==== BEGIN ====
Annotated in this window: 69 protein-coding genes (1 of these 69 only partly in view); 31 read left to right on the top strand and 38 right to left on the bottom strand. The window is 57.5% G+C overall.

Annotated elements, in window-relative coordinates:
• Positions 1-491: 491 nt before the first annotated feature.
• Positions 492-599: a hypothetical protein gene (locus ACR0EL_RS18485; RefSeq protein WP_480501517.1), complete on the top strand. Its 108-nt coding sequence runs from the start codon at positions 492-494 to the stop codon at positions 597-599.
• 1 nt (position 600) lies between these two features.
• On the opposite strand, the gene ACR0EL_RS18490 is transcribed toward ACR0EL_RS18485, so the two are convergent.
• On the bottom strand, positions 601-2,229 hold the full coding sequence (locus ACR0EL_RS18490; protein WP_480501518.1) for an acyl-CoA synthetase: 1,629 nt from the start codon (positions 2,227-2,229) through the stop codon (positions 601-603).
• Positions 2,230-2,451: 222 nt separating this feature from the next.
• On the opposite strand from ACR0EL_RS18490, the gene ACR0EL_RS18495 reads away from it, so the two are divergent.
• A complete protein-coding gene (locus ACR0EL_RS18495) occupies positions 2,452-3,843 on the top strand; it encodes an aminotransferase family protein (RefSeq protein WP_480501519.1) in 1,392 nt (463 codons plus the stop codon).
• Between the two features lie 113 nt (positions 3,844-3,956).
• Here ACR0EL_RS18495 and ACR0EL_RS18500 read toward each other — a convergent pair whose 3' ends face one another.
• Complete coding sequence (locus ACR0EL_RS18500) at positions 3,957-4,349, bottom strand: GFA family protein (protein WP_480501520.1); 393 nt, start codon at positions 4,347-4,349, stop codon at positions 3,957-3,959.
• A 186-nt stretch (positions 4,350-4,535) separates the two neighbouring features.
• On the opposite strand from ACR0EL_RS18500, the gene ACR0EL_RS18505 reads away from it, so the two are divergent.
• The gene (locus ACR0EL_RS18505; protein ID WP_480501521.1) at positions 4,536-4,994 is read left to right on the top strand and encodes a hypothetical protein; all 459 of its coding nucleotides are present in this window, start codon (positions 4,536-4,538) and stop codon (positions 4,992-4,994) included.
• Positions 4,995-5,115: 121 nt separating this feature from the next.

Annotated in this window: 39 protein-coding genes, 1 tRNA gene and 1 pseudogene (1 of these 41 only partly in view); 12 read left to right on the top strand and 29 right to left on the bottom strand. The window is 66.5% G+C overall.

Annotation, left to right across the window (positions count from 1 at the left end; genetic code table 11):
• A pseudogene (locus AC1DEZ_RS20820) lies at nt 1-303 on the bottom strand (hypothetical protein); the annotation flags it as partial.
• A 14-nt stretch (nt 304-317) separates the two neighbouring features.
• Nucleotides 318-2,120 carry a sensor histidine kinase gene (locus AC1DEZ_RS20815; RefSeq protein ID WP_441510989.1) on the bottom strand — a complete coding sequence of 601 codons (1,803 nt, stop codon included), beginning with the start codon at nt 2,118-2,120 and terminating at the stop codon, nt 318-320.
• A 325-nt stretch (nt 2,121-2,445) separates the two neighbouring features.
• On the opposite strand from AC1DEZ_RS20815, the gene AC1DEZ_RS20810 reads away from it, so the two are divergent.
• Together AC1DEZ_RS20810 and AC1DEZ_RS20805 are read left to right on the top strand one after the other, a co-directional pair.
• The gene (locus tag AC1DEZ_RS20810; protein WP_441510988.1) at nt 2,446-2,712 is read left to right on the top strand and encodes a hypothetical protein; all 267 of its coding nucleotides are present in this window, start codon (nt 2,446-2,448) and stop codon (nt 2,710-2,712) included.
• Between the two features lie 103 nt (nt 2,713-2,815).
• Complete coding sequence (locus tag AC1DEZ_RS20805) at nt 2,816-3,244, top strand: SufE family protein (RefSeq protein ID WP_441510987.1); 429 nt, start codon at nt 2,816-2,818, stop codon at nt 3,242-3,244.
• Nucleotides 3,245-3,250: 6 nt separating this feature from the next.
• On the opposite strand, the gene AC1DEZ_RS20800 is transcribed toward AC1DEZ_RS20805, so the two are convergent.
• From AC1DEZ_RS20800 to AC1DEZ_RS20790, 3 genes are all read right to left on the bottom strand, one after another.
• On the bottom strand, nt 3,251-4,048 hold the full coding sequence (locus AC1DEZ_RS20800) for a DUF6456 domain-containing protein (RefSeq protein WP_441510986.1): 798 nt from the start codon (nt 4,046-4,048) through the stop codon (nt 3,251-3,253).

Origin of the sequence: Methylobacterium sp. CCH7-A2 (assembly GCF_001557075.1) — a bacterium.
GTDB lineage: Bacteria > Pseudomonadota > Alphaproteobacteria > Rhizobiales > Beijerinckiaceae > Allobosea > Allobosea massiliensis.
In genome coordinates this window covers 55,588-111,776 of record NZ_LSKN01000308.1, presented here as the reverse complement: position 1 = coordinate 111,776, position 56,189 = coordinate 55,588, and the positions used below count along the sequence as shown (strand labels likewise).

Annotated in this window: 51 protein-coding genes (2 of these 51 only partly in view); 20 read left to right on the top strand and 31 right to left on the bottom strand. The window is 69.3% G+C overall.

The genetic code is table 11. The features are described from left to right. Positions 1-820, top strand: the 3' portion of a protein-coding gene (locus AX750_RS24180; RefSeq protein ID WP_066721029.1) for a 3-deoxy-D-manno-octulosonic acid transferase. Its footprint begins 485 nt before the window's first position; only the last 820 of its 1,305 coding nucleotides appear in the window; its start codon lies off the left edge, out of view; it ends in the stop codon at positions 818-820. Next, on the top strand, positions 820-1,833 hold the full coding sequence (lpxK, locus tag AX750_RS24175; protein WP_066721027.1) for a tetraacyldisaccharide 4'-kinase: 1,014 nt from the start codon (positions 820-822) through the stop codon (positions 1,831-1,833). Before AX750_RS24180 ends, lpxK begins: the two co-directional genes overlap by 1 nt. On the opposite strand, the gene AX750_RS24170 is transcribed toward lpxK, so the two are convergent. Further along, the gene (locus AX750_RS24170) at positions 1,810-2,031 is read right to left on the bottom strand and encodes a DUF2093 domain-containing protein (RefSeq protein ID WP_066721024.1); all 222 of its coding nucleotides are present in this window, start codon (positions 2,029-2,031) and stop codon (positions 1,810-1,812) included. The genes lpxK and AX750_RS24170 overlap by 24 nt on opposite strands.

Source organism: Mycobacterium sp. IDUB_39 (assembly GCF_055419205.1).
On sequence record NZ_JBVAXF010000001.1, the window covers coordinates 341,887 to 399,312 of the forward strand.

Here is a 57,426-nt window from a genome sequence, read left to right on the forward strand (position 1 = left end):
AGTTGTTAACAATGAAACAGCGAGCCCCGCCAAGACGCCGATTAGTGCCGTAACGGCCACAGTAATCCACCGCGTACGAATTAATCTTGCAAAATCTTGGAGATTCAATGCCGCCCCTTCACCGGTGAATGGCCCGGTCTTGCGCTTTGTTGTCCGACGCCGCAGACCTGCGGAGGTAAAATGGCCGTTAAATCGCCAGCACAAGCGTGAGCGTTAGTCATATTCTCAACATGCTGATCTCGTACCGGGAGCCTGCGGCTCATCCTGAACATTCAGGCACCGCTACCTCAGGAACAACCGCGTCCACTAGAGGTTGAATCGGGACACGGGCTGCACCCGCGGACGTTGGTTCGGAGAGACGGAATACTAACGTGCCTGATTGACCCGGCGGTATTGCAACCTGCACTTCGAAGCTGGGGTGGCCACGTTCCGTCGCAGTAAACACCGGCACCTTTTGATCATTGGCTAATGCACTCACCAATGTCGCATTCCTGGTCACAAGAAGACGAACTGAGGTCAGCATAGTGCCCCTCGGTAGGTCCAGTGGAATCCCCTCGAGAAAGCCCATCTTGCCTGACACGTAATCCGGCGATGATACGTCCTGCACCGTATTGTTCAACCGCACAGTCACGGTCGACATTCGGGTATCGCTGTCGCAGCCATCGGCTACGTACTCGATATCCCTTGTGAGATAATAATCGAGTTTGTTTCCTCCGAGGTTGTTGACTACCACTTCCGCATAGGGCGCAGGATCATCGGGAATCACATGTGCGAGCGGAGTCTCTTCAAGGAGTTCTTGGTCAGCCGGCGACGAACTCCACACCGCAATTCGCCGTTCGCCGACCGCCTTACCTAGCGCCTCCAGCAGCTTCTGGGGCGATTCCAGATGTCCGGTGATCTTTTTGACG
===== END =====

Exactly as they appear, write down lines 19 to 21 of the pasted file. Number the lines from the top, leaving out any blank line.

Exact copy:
Annotation, left to right across the window (positions count from 1 at the left end; genetic code table 11):
• A pseudogene (locus AC1DEZ_RS20820) lies at nt 1-303 on the bottom strand (hypothetical protein); the annotation flags it as partial.
• A 14-nt stretch (nt 304-317) separates the two neighbouring features.